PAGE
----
Money and Using Money


December 03, 1990|By Tim Baker

THE LINOWES Commission report on state tax reform gives Senate President Thomas V. Mike Miller and House Speaker R. Clayton Mitchell the chance to write their names into the history books as two of Maryland's great legislative leaders. The question is whether they will seize that opportunity.

When the General Assembly convenes in Annapolis next month, the president and the speaker will have their hands full. Based on the Linowes Commission's recommendations, the Schaefer administration will present a package of proposed revisions to the state's deeply flawed tax structure. Those recommendations have already sparked statewide controversy. A fierce and partisan debate will rage throughout the session.

The commission has proposed that the legislators do the unthinkable -- raise taxes! It has called for more than $1 billion in new or increased taxes and $248 million in tax reductions. The package would produce a net total of over $800 million of additional annual tax revenues for the state.

The plan would (a) simplify and lower local property taxes, (b) slightly raise income-tax rates for the wealthy, (c) increase the sales tax by one-half percent to 5.5 percent, (d) eliminate a host of irrational sales-tax exemptions covering cigarettes and services ranging from beauty salons to auto repairs, and (e) impose a 2 percent annual personal-property tax on motor vehicle and boats.

Tax increases always frighten politicians. But the commission's proposals would actually reduce taxes for most Marylanders. Local property taxes would be cut by $180 million statewide. Two thirds of all taxpayers would pay less state income tax. The state would allocate $100 million in additional funds to Baltimore city and the state's 11 poorest counties. But legislators and voters both know that $800 million in net new revenues must come from somewhere.

Some $548 million will come from the proposed increase and expansion of the state sales tax. This proposal reveals the difficulties and opportunities that Messrs. Miller and Mitchell will confront. In January, a horde of high-paid lobbyists and generous campaign contributors will descend on the General Assembly to argue that their businesses or industries should remain exempt from the sales tax. Although none of them really deserves special treatment, their specious arguments might still outgun reason and fairness.

The increased and expanded sales tax, however, has a powerful justification. The state will spend all the new money on elementary and secondary education.

The proposal therefore raises for President Miller, Speaker Mitchell and every other legislator the central challenge confronting America today: Can this country summon the political will to tax itself to make the public investment in educational infrastructure which is economically essential in a knowledge-based global marketplace? If we cannot or will not, the Japanese, South Koreans, Singaporeans and West Germans will mercilessly exploit our growing educational mediocrity.

Wake up, Marylanders! Our state underfunds education. We have the fourth-highest per-capita income in the nation. But we rank only 24th in per-capita state and local expenditure on education. This year we will spend on education a smaller proportion of the total state budget than we did in 1984. In the last six years it has dropped from 32 percent to 28 percent. It would take $250 million just to make up the difference.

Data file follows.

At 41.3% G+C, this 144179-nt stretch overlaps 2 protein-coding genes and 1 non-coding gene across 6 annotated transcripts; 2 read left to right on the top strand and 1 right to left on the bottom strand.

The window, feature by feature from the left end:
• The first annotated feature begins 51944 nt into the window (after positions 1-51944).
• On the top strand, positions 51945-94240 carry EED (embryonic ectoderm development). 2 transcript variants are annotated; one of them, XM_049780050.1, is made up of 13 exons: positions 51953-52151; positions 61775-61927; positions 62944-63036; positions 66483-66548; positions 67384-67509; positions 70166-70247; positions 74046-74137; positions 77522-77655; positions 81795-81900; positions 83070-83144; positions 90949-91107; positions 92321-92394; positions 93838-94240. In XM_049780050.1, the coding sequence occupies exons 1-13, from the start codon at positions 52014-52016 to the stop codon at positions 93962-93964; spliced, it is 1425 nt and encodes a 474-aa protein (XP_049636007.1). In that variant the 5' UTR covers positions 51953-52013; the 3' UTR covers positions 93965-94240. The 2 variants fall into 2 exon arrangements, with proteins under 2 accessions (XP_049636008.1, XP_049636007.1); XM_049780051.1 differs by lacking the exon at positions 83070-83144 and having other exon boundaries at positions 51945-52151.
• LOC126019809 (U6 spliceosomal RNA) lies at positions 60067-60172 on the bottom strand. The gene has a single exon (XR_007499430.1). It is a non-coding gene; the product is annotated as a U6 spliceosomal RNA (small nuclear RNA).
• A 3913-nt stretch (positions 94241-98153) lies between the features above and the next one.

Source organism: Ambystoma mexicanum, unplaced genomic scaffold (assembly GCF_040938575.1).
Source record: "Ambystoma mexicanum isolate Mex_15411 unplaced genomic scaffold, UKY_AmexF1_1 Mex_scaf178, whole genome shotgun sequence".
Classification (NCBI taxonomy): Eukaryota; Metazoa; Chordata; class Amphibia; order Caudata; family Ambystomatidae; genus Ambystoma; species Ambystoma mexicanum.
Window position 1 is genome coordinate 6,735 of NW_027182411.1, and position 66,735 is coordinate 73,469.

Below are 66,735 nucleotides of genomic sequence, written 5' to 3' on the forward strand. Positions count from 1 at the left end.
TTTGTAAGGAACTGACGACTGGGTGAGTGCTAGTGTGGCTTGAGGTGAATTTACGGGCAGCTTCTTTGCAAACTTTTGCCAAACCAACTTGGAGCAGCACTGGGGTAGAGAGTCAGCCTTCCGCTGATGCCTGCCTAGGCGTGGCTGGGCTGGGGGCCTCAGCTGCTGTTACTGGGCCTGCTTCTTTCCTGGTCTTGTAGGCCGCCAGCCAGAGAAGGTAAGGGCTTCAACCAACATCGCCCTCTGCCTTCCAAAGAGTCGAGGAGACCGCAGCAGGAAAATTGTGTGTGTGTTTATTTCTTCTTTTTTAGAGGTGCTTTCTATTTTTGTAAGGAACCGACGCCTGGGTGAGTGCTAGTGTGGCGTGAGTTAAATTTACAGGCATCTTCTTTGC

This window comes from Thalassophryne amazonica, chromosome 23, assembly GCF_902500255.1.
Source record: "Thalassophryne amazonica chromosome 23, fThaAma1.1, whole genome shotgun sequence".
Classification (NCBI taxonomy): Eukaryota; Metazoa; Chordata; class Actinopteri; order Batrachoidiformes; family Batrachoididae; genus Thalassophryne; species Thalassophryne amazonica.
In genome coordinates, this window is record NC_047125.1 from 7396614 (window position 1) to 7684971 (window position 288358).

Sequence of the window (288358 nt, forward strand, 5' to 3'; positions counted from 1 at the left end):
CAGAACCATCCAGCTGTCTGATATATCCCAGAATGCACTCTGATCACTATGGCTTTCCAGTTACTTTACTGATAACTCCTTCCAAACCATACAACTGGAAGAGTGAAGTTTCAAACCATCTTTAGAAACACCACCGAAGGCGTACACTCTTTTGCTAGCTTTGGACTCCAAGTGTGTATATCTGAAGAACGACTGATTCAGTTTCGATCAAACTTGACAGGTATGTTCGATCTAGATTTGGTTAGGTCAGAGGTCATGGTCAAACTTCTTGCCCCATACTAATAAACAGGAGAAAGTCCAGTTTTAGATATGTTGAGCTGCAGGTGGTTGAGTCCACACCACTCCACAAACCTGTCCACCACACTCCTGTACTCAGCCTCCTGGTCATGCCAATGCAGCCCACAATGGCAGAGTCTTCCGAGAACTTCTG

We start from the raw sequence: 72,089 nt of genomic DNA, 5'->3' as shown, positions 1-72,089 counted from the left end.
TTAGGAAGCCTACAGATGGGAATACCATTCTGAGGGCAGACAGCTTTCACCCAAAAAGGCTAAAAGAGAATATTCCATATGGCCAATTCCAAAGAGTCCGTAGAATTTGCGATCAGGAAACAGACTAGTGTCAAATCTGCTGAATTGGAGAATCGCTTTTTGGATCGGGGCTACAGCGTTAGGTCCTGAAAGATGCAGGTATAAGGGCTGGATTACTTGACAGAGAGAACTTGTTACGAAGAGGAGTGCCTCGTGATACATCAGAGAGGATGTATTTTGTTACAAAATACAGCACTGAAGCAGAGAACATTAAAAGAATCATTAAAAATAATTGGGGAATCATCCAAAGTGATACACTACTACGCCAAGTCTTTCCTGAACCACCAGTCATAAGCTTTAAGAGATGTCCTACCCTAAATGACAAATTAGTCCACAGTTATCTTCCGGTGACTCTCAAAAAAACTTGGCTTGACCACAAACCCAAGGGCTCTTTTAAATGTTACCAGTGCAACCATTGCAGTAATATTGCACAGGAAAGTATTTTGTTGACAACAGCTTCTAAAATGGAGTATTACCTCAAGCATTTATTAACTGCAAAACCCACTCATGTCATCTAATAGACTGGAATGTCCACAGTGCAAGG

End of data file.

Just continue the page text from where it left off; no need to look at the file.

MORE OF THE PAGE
The resulting educational deficiencies are most heavily concentrated in Baltimore city and the other poorer subdivisions. The consequences of those failing school systems undermine our entire state's economy. Furthermore, our educational problems are not limited to the poorer regions. They're statewide. That fact was revealed by the recent state board of education ''report cards'' which evaluated all the state's 24 school systems. Even Howard and Montgomery counties failed to win a single rating of ''excellent.'' Many of the other systems didn't even earn ''satisfactory'' ratings on important educational criteria.

President Miller and Speaker Mitchell now have the opportunity to lead the General Assembly toward a historic linkage between tax reform and educational reform. Following the earlier suggestions of the Sondheim Commission, the Linowes Commission specifically recommended that the state should hold local school systems accountable for the effectiveness with which they used the new state funds generated by the broadened sales tax.

Accountability is the critical component about which dubious legislators and voters will and should demand assurance before agreeing to the new sales-tax revenues. Many legislators are frankly skeptical that more money will make any significant difference in school systems bogged down by ineffective administrators, sluggish bureaucracies, incompetent but unremovable teachers, and timid and unimaginative school boards.

The state must demand educational accountability in return for the increased sales-tax revenues which will fund new programs in the city and county schools. The state should simply stop paying for programs that fail to produce results. Marylanders, however, cannot expect to improve educational performance without substantially increased investment. The Linowes Commission's proposals would provide the money. The governor and the legislature can fashion the accountability controls.

This combination of money and accountability can put our state's education systems back on track. Messrs. Miller and Mitchell must lead the legislature toward that result. If they do, the state will praise them for many generations.

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